The good:
    - possibly the best left handed gun in existence. Or tied with one or 2 similar models.
    - shoots cheap ammo (9x18)
    - is inexpensive
    - is accurate
    - is reliable, rugged, etc

    the bad:
    -- too big for the caliber (you can get a good 9mm in as small or smaller gun)
    -- too complicated (it has way too many parts and pieces)
    -- too fat to carry easily, at least for me.
    -- cocked & locked safety did not impress me as a sane way to carry this gun
    -- recoil is a bit stronger than PM or other 9x18s, or so it seemed to me

    all in all:
    a very nice pistol, and again, if you are a lefty, it is one of the top choices you can make. I just like my makarov better, so I quickly tired of the cz after the 'new toy' feeling wore off and eventually sold it.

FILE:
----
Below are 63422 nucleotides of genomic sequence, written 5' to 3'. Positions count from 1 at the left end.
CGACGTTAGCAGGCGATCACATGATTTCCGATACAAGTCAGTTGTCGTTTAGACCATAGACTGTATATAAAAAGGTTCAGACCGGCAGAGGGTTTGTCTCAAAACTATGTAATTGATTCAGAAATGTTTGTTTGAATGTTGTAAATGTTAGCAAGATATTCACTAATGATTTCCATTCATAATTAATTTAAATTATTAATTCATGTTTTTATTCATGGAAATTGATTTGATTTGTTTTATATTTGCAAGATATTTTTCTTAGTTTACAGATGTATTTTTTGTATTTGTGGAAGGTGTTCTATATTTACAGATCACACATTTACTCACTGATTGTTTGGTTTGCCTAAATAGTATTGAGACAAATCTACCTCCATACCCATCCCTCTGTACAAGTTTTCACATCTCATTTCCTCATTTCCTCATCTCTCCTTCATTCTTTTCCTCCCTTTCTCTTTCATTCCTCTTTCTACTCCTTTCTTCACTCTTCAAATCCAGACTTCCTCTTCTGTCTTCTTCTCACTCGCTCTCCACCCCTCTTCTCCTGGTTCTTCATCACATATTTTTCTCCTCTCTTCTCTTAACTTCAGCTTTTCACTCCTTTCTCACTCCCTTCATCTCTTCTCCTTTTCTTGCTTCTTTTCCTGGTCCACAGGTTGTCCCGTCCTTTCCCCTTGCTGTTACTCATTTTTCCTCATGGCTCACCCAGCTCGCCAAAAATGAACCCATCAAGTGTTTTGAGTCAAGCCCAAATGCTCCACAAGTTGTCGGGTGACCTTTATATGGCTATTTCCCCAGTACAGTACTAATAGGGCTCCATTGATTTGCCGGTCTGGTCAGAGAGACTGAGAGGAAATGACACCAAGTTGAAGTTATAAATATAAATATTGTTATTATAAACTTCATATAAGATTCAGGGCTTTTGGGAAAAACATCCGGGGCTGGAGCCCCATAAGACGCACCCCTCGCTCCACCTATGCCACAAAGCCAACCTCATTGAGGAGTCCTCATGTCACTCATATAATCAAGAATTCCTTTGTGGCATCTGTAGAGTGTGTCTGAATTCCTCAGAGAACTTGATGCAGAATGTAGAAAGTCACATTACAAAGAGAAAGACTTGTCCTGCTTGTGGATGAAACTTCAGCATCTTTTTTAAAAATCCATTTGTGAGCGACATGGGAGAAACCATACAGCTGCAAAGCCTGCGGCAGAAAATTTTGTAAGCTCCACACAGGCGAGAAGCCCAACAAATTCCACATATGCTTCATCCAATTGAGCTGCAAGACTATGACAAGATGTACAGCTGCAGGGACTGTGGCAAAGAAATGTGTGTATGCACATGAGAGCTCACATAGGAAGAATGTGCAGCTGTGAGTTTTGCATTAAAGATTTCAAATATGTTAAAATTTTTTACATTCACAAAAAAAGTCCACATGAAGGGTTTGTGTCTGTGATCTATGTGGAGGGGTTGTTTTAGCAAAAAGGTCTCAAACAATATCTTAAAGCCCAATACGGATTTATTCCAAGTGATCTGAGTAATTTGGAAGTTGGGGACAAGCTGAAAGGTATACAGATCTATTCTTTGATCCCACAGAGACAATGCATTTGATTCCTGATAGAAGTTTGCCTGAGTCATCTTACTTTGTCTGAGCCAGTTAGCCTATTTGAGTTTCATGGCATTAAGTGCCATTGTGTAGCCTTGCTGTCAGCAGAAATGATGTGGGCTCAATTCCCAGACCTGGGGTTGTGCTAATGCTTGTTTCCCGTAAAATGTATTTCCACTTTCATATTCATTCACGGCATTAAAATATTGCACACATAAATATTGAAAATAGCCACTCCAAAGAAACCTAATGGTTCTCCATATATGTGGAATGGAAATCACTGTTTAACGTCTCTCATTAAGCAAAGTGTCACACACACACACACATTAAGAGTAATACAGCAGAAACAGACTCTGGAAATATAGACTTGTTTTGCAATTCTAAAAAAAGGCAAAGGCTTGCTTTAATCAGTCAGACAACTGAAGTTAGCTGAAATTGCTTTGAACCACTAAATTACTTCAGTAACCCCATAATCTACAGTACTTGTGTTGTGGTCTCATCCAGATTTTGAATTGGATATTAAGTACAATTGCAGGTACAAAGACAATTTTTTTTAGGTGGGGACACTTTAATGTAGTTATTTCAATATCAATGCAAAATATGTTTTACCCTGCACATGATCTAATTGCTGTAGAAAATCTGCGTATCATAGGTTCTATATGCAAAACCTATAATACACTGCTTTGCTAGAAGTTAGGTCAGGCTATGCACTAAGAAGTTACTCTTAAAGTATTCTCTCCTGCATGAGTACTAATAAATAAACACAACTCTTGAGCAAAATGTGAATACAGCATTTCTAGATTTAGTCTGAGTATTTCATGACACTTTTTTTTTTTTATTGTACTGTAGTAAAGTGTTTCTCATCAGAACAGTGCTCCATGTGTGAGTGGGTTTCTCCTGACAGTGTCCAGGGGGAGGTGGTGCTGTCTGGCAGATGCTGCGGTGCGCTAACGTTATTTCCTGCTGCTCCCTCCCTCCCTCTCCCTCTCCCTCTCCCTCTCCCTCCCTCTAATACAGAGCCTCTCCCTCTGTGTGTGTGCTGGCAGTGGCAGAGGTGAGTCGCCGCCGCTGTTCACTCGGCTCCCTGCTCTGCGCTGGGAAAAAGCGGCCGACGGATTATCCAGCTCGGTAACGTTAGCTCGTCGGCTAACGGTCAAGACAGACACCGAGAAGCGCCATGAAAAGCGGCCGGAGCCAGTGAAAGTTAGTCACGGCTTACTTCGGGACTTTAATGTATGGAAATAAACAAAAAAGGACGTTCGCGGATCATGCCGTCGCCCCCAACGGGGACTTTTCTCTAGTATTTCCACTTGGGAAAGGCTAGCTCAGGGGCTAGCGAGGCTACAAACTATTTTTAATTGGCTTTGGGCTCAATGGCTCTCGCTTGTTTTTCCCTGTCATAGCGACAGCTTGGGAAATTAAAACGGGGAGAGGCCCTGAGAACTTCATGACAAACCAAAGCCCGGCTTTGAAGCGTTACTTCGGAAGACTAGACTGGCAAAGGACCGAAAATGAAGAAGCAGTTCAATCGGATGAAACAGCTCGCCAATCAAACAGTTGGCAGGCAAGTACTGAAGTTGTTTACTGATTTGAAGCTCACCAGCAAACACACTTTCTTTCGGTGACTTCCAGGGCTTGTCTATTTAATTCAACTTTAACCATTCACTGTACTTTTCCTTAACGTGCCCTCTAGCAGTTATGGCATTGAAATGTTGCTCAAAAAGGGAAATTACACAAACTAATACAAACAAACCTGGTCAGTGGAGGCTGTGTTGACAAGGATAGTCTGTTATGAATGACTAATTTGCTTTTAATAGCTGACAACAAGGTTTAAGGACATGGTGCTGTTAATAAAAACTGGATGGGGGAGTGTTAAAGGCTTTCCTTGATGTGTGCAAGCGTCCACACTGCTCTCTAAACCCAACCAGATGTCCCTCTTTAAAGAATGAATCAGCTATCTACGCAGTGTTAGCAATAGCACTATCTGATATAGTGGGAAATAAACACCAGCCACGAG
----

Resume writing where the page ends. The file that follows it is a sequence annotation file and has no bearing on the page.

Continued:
12. #12
    Join Date
    Dec 1969
    Posts
    1,433

    Default

    I liked mine but sold it because I prefer to Dunk-clean my guns after shooting and every time I would remove the grips, some darn pin would fall out. And if I didn't hold the internals in place real fast, it was a bugger to get back together. I didn't think parts should fall out just from removing the grips. Others had the same problem. I still have my Bulgy MAK but my CCW is a Charter Arms .44 Bulldog.
    Attached Thumbnails Attached Thumbnails DSCF2607.jpg   DSCF2606.jpg   DSCF2610.JPG  

  13. #13
    Join Date
    May 2011
    Posts
    165

    Default

    I haven't really found anything I don't like about mine. And if you have your C&R license you can get it shipped right to your door.

  14. #14
    Join Date
    Oct 2011
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    323